The above-noted breaches of 2017 have collectively resulted in millions of users’ personal information being leaked online, bringing attention to the threats associated with the increased use of online platforms for payments, purchases, and delivery of services. In order to protect an organization’s data, as well as its customers’ information, cybersecurity experts need to keep abreast of industry trends and continually audit their systems to find any potential weaknesses in the technological infrastructure.

Learn More

As the nation’s oldest private military college, Norwich University has been a leader in innovative education since 1819. Through its online programs, Norwich delivers relevant and applicable curricula that allow its students to make a positive impact on their places of work and their communities.

At Norwich University, we extend a tradition of values-based education, where structured, disciplined, and rigorous studies create a challenging and rewarding experience. Online programs, such as the Master of Science in Cybersecurity, have made our comprehensive curriculum available to more students than ever before.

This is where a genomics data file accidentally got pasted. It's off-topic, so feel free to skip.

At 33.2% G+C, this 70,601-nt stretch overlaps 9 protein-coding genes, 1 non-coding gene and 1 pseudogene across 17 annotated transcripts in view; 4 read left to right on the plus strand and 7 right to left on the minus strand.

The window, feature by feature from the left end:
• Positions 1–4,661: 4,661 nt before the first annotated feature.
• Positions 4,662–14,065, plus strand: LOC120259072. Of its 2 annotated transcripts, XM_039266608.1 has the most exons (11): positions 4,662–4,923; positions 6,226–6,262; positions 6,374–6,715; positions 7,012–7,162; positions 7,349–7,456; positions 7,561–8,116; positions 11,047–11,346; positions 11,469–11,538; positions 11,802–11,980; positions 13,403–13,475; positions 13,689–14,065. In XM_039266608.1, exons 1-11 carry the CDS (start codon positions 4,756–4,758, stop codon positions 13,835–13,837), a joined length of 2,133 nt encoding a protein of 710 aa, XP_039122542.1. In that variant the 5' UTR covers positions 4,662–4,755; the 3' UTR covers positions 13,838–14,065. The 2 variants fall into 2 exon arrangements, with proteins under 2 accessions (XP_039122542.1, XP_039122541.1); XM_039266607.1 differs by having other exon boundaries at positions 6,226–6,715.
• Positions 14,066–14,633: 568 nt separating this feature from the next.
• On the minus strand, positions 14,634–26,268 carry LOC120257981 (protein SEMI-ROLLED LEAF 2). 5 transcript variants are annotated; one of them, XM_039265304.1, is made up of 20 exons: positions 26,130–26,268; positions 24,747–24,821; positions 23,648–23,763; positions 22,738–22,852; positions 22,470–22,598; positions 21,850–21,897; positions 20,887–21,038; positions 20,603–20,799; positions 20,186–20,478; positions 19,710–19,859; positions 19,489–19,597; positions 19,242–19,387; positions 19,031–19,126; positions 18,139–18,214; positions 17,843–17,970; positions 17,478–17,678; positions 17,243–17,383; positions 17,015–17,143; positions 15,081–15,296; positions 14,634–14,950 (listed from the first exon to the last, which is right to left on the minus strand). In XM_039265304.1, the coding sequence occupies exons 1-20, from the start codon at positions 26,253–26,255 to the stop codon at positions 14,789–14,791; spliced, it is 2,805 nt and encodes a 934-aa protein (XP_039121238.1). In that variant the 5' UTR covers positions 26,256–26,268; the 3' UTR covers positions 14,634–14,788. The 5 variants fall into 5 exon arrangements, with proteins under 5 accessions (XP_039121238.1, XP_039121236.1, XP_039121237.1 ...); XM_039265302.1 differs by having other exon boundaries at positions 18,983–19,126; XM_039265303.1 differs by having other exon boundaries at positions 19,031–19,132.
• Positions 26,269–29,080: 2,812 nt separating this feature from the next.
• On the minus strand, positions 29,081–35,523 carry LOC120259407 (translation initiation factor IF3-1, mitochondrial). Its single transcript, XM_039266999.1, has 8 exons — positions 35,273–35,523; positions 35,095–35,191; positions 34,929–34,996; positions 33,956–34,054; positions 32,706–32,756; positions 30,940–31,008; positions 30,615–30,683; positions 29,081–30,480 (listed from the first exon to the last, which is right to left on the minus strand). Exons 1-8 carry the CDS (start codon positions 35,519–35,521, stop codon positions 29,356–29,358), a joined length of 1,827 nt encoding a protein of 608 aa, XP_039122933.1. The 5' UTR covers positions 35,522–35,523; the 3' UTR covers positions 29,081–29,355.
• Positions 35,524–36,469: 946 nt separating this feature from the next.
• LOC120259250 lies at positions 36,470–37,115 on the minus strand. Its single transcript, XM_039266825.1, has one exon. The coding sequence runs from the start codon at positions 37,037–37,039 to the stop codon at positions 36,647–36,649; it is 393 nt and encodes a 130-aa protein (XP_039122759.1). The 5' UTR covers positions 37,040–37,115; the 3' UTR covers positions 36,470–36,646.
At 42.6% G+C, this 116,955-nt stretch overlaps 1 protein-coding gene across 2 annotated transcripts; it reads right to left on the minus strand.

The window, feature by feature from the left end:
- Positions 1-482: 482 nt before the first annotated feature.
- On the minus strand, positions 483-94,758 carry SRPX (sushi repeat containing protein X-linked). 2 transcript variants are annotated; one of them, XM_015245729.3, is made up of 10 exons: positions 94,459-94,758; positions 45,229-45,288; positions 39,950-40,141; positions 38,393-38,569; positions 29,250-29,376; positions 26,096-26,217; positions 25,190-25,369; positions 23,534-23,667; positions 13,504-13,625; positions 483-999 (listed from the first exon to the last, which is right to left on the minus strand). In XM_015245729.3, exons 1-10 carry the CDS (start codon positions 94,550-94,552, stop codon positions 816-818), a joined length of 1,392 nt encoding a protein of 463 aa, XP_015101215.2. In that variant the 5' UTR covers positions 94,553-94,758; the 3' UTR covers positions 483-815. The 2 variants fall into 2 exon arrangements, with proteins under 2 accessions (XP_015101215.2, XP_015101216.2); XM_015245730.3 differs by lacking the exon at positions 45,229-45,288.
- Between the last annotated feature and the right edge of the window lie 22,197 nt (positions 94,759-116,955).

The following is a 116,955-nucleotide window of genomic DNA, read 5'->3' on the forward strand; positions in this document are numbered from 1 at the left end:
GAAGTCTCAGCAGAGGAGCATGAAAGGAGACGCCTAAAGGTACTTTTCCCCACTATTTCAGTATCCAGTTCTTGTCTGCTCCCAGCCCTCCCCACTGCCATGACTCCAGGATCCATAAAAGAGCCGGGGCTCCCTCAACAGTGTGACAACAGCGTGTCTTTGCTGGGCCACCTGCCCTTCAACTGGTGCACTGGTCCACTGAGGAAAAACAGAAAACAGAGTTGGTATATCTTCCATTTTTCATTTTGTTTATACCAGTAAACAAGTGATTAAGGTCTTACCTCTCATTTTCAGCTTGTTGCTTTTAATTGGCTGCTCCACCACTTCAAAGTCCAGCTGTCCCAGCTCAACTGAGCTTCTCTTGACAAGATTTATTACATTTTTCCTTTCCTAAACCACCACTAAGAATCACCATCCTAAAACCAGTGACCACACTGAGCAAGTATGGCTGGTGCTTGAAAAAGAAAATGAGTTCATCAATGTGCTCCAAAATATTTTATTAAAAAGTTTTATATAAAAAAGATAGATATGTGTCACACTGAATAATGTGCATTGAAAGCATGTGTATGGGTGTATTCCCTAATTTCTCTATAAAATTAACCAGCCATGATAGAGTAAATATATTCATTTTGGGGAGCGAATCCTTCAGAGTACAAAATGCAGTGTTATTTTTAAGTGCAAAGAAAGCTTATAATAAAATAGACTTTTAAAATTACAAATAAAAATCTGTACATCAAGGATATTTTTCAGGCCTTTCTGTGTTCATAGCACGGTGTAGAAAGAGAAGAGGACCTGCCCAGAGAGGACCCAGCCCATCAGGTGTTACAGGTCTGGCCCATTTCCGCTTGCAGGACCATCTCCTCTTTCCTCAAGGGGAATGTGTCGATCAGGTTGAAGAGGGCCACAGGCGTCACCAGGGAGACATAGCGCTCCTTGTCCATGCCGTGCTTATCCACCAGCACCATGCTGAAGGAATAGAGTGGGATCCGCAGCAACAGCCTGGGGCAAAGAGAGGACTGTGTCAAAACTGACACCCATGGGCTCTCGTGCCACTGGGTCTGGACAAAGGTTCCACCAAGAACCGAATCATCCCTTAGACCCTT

Norwich University has been designated as a Center for Academic Excellence in Cyber Defense Education by the National Security Agency and Department of Homeland Security. Through your program, you can choose from the five unique concentrations that are designed to provide an in-depth examination of policies, procedures, and overall structure of an information assurance program.

Recommended Readings:
Why the US Needs More Cyber Security Professionals
7 High-Level Tips to Help Businesses in Protecting Data
Evolution of Information Assurance


US senator probes into CloudPets smart toy hack, PCWorld
ABTA website hacked, 43,000 people affected by breach, ZDNet
ABTA experiences data breach,
Data breach may involve hundreds of UNC Health prenatal patients,
Payments Giant Verifone Investigating Breach, Krebson Security
Smart teddy bears for kids suffer a contentious data breach, PCWorld
Hackers steal 2.5 million PlayStation and Xbox, The Telegraph
Internet of Things Teddy Bear Leaked 2 Million Parent and Kids Message Recordings, Motherboard
Massive cyberattack targeting 99 countries causes sweeping havoc, CNN